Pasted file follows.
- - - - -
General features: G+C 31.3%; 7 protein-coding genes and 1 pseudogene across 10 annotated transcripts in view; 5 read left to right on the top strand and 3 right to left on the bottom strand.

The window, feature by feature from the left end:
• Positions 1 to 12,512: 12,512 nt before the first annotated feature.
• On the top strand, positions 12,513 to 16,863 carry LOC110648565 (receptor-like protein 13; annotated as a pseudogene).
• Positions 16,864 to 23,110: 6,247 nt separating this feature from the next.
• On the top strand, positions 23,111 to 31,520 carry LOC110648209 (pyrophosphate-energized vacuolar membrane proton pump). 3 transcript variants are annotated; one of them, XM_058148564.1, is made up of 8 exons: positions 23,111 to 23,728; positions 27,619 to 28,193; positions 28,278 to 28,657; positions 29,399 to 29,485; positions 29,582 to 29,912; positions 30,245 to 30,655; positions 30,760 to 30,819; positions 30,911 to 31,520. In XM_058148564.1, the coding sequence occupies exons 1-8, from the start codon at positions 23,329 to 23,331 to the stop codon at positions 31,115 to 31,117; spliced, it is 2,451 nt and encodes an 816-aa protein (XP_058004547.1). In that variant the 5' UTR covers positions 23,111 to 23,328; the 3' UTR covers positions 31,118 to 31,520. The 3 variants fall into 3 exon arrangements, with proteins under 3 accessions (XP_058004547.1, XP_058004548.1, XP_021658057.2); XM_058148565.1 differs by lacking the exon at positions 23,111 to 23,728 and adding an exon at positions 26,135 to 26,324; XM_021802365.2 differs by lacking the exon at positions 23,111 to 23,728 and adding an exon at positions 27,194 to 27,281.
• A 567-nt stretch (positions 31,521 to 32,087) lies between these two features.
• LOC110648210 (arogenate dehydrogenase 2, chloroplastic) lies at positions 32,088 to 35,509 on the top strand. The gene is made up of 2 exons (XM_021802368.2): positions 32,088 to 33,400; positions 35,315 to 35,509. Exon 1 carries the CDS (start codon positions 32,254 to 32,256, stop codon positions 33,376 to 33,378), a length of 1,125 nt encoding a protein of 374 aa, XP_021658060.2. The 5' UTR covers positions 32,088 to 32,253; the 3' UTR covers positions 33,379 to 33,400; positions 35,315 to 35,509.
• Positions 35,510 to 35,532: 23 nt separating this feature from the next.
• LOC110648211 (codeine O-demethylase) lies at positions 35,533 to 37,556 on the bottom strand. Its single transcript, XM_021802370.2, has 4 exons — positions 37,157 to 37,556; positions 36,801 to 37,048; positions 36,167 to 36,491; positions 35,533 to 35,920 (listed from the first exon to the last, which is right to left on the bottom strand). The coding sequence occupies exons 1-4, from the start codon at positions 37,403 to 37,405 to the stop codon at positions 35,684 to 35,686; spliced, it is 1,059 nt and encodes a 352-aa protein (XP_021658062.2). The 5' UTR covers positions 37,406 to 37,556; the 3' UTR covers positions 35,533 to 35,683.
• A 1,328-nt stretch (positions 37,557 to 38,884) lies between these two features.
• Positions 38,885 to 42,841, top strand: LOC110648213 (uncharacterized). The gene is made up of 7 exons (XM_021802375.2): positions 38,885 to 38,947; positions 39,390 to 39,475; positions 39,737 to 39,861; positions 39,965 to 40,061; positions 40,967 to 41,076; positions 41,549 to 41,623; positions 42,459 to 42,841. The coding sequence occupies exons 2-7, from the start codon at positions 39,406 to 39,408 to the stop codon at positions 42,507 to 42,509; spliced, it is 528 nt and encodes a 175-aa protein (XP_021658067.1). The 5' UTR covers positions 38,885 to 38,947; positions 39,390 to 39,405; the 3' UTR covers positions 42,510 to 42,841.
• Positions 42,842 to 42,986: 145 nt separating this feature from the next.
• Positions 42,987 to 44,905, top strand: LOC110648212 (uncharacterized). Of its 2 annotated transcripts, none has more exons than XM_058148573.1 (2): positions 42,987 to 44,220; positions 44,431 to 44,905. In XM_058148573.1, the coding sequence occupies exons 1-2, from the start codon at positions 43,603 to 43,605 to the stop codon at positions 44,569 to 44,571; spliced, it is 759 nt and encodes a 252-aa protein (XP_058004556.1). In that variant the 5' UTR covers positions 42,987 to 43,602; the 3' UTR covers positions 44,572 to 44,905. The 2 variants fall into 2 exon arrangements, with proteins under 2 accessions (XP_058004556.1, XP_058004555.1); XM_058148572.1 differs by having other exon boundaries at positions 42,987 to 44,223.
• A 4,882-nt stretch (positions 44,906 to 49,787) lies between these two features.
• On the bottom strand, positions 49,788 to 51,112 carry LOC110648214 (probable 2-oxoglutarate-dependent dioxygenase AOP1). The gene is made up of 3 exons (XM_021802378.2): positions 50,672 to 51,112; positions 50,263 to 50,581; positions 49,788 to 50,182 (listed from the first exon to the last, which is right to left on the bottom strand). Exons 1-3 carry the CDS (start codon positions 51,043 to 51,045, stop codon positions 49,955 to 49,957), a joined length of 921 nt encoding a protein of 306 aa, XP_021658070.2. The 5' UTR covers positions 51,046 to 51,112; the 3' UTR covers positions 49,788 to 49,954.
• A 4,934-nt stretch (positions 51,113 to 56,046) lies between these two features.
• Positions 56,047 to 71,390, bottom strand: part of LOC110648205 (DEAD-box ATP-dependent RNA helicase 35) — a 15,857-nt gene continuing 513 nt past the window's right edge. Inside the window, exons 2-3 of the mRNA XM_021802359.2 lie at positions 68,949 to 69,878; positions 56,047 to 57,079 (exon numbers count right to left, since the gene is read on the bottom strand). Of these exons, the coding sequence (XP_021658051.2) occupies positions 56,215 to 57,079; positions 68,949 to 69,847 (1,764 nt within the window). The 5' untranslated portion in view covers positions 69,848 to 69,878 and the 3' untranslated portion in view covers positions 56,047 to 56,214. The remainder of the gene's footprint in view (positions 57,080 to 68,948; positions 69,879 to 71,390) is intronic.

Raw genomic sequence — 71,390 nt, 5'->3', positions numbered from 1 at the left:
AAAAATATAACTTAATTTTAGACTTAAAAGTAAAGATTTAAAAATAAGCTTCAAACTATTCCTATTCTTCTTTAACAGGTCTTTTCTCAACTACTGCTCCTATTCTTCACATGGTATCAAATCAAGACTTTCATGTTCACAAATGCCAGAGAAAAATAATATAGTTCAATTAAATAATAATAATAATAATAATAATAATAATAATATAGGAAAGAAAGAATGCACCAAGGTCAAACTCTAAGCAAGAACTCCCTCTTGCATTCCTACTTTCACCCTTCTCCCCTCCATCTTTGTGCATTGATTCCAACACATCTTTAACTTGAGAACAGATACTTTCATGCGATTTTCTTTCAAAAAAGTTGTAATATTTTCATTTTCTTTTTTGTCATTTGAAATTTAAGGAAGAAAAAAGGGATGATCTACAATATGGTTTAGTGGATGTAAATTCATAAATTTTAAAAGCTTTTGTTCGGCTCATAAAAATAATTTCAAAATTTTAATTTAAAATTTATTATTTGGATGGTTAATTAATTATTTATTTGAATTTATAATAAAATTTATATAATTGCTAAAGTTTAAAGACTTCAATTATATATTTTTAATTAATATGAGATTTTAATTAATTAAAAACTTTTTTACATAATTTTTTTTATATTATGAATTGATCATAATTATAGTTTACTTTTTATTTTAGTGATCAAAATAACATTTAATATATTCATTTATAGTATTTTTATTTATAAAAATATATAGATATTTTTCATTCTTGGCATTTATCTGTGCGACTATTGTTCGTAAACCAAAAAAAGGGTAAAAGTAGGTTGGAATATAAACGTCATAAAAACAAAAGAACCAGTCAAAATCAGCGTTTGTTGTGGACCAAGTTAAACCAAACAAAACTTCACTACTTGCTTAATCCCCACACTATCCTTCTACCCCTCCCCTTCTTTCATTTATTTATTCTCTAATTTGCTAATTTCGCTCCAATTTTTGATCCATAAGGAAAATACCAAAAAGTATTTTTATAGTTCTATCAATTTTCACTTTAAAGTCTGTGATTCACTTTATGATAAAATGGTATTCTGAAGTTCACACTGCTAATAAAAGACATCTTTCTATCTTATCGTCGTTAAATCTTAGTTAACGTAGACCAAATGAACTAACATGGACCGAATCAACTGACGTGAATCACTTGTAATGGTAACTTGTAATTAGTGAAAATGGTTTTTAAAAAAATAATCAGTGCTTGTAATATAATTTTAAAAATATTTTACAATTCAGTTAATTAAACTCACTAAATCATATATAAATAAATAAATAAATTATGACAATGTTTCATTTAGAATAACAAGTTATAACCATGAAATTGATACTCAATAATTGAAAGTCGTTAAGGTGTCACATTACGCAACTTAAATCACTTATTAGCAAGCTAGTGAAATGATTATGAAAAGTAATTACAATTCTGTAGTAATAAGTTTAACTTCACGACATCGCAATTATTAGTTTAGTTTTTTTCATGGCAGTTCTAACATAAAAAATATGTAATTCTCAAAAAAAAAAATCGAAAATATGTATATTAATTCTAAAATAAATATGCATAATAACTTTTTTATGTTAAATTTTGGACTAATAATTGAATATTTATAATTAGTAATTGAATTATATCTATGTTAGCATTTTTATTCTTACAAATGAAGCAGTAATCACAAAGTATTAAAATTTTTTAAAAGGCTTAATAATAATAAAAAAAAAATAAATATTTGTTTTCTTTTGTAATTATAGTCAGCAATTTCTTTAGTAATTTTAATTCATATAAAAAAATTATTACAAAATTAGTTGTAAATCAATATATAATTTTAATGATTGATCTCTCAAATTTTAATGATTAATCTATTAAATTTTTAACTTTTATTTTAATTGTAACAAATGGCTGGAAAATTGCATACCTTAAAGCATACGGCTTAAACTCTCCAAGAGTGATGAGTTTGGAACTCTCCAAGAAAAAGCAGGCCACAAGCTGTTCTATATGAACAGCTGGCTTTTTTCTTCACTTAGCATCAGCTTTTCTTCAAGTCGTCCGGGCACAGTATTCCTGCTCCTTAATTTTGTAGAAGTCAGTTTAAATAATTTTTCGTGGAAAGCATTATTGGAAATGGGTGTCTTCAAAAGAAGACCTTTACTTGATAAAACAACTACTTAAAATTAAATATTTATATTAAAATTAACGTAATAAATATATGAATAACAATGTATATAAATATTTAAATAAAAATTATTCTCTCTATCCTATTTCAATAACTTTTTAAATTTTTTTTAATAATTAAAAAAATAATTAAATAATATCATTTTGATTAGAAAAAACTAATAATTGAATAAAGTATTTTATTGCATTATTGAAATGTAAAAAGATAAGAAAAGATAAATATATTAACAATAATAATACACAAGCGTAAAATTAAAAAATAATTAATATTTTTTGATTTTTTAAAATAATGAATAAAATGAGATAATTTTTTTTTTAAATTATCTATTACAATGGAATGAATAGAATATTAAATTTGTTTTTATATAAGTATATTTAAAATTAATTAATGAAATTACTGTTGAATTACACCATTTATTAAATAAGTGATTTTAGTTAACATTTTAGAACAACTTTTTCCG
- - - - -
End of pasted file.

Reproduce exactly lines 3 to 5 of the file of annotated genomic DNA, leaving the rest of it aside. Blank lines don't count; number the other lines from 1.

• Positions 1 to 12,512: 12,512 nt before the first annotated feature.
• On the top strand, positions 12,513 to 16,863 carry LOC110648565 (receptor-like protein 13; annotated as a pseudogene).
• Positions 16,864 to 23,110: 6,247 nt separating this feature from the next.